I don’t normally spend a lot of time in North America. I grew up in the US, but rarely stay for very long each time I come back. Because I move so often, from country to country, city to city, I don’t have many roots in one place. My roots are my people. The people I meet along the way, the people I connect with, the people I care about; maintaining those relationships drives me, very often steering the direction of where I visit next. In this case it is Canada.
Canada opened its borders to American citizens on August 9, so the very next day I bought my flight to Toronto, where some of the most important people in my life currently live, although we all originally connected while living in South Korea many years ago.
Since the start of the pandemic, Canada has been strict with rules and restrictions. Flying there now is no different, although I am happy to comply. While that means extra steps taken now before I go, they are steps that are worth taking to see the people I love.
Travelers flying into Canada must be fully vaccinated, and if you are not, a 14-day quarantine is required. Fortunately I got my first shot in June, the day I arrived back to the US from Istanbul. My second shot was three weeks later. Like most international flights these days, a covid test is required within 72 hours of departure. Once you get your test results, you can upload this information, along with a photo of your vaccine card, travel information, and your just in case- quarantine plan into the ArriveCAN app. After entering the information, ArriveCAN will send you an electronic receipt which you’ll need to take with you to the airport.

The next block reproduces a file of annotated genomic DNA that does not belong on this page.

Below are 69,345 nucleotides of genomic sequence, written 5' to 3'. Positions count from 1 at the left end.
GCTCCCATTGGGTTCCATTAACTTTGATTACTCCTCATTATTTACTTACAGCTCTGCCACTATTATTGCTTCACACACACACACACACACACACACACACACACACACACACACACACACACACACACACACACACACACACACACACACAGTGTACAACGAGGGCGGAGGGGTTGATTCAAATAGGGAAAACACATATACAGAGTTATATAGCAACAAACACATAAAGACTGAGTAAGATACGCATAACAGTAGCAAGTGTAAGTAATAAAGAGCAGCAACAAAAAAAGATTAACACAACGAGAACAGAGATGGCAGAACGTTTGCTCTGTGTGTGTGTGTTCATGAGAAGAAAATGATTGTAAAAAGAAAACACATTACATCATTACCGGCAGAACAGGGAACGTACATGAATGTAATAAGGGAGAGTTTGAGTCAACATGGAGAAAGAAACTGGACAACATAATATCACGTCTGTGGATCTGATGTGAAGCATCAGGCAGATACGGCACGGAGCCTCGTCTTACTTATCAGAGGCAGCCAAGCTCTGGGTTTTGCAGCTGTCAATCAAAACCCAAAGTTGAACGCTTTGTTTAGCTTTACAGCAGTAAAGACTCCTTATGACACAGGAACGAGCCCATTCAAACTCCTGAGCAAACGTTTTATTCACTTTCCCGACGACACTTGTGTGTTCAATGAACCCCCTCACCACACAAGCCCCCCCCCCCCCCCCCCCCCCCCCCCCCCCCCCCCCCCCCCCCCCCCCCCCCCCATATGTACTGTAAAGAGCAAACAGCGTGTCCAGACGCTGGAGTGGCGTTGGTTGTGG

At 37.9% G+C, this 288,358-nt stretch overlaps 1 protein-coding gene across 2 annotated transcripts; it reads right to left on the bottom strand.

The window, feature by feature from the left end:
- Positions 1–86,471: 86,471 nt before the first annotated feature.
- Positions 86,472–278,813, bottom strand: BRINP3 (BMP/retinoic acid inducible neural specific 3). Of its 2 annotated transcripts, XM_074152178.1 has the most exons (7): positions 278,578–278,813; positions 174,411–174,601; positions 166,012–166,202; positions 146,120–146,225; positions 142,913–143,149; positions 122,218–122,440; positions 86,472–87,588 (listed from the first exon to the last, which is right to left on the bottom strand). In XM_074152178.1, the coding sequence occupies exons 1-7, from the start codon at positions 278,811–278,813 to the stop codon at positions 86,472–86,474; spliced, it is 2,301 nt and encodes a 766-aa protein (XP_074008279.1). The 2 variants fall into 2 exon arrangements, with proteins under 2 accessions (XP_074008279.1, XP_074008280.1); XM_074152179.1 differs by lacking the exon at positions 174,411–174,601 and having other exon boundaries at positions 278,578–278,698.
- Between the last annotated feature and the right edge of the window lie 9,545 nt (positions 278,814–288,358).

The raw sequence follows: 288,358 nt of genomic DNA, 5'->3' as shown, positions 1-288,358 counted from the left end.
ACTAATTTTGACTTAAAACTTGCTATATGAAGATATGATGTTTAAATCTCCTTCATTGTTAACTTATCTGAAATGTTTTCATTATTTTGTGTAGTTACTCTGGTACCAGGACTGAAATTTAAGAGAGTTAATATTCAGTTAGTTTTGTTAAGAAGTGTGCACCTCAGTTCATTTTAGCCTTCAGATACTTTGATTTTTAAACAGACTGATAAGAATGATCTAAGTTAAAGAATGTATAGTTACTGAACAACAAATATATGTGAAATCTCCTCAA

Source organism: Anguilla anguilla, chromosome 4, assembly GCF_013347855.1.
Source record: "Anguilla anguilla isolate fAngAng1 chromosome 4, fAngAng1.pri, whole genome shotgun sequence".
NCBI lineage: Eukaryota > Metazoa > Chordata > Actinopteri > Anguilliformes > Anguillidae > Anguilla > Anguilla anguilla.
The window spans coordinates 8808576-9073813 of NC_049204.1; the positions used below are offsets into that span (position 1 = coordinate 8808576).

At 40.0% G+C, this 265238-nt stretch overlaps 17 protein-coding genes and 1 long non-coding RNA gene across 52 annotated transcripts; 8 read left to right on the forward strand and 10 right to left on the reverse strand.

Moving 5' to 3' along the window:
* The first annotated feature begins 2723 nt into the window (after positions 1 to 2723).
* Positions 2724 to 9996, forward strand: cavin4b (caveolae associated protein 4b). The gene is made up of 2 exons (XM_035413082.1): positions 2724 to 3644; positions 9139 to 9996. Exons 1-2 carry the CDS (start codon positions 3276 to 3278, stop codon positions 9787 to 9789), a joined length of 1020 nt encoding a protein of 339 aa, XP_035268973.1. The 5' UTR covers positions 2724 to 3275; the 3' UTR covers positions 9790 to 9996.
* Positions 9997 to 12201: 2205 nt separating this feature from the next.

I needed to show my negative PCR test results only at the Denver airport when I checked in, but not in Toronto. At the airport and on the flight everyone was required to wear masks. The lines at the Toronto Pearson airport were definitely long and the system chaotic and inefficient. I first waited in line for my turn at a kiosk, which printed a piece of paper. Once I had that paper in hand, I waited in another line for the customs officer. He asked only to see my passport and ArriveCAN receipt, and asked a few questions about what I’m doing in Canada, and where I’m staying. Then, I was free!
The moment I passed through the doors of the international gate and saw my friend waiting for me, everything was worth it. The hours on zoom, the emails and messages through the years that kept us connected, now in the past, as we laughed and joked and hugged in person.
Later that evening, some other friends from our time in Korea came over for dinner and drinks. Reconnecting with these friends now, made every box to tick off worth it. I am exactly where I am meant to be. It’s my first time in Canada, but I feel I have returned home.
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